This "How I Broke Into" interview is filled with stories of courage and self-discovery, and provides tremendous insight into how a global brand can result from the initial efforts of one person’s decision to forge a new path. Here are notes from the show:
Jill's love of yoga and fitness began early on. She has a love/hate relationship with business--she grew up in a solar community and her family's business was solar. She worked in the family business from a young age.
As a child, Jill was on the standard American diet, was overweight, teased, scrutinized. She discovered Jane Fonda's Workout and Raquel Welch's Yoga Program (Total Beauty and Fitness). She discovered how important a teacher, even one on video, is. But she overdid t with the videos and became anorexic.
We discussed "The Best Little Girl in the World" (1981) with Jennifer Jason Leigh (I wrongly said it starred Ally Sheedy).
Anorexia/Bulimia is the #1 cause of death in teenage girls.
For Jill, falling in love led to a path to self-love.
She started studying shiatsu while attending Northwestern University, and this led to healing.
The Coregeous Ball is part of her product line; it's a soft, grippy pliable ball meant for self-healing.
She never planned to teach. But she was inspired by her mentor Glenn Black at the Omega Institute. Shortly before 9/11, she decided to explore teaching.
She enrolled in the 200 hour Teaching Program for yoga. She felt inhibited by the rigidity of the teaching program's failure to take time for body and tissue sense. She started to change the way she taught.
Her mother worked for JetBlue, which has a family program of flights all over the U.S. Jill offered to fly to yoga studios all over the country.
"I had balls. And now I have a ball products business."
She does compassionate cadaver labs with Gil Hedley so movement educators can see the anatomy on the inside.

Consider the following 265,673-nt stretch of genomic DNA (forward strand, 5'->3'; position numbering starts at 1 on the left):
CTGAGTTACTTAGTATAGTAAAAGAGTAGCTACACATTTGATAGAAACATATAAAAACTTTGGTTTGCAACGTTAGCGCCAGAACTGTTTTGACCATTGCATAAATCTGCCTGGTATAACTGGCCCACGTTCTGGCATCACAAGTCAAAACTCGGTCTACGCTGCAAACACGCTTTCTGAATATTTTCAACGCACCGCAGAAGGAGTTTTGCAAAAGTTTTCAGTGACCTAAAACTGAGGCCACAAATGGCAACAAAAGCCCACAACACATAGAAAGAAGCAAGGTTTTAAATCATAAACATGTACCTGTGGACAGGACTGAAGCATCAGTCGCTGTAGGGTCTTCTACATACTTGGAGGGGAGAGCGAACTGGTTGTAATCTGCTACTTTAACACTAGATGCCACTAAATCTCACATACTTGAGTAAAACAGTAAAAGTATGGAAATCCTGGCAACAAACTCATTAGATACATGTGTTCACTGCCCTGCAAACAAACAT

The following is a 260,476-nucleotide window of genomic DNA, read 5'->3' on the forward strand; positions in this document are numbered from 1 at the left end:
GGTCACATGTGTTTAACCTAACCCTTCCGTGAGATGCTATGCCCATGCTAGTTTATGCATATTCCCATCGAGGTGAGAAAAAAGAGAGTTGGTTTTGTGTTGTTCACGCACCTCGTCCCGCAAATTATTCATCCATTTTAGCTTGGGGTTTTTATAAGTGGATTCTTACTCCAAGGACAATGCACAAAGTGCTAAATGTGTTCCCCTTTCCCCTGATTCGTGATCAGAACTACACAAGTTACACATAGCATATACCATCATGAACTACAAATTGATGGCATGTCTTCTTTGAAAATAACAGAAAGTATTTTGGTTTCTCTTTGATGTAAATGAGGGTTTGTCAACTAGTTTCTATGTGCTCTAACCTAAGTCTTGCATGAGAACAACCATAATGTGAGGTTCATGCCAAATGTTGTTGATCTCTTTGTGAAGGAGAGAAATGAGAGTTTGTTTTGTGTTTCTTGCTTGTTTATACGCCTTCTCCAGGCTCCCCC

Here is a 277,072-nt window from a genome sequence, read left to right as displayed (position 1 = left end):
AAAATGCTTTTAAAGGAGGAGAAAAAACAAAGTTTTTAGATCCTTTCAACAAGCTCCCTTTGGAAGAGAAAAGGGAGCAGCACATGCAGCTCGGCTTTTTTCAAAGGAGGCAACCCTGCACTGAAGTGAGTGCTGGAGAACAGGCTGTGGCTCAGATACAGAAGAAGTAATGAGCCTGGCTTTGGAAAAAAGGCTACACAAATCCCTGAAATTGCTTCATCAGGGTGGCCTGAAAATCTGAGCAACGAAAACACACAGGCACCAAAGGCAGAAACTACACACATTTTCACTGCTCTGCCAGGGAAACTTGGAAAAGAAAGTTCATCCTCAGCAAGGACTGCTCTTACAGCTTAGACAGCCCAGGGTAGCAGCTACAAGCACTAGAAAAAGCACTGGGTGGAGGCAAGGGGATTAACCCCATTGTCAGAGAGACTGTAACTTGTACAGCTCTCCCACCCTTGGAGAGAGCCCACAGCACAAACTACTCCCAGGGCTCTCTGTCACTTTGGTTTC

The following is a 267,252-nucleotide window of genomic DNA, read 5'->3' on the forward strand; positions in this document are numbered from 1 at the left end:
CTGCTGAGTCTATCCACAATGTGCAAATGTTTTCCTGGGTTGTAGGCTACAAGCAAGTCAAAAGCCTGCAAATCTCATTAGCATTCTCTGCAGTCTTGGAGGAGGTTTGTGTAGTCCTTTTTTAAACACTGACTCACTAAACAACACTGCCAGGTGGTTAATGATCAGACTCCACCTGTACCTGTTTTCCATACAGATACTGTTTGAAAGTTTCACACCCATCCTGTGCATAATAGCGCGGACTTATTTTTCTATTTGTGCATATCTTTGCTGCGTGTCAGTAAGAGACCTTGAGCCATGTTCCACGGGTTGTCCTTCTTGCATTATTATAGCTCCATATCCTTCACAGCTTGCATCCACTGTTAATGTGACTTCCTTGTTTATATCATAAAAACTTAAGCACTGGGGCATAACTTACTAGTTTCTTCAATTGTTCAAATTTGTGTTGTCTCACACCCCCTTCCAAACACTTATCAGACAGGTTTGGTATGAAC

Yoga Tune Up does not stay in the yoga space.
Center for Pain Rehabilitation - Mitchell Prywes, MD, Danbury, CT
Hospitals are finally embracing all parts of well-being.
Tune Up Fitness has 500 teachers worldwide.
Jill's husband Robetr is a serial entrepreneur. 6 months into dating, he came to a 3 hour core workshop and couldn't believe how fast it flew by. He said, "We need to bottle this." The collapse of her mother and step-father's business made Jill reticent to build a business.
She licenses materials and products globally.
The Roll Model is being translated into other languages.
"Self care health care."
She doesn't quite feel like she's arrived yet.
We discussed the school system and deskbound kids. She recommended Starrett's Deskbound: Standing Up to a Sitting World.
I mentioned how much I enjoyed Starrett's appearance in 30 Days of Genius on Creative Live, in which he mentioned Jill.
"We met at a time when all of us were trying to reach people."
Robert is her business backbone, loves building businesses. It's scary to go along with new initiatives.
Jill knew, in writing her first book, that she need to capture the soft-tissue soft tool market, so she did The Roll Model instead of a book on breath. That will be her second book.
She has become known as a go-to expert in the field of fascia.
She is impressed with Wim Hof's breathing method.
Her daily practice involves soft tissue self-care, walking, range-of-motion exercises. Josh Landis is a strength and conditioning coach that has been helpful.
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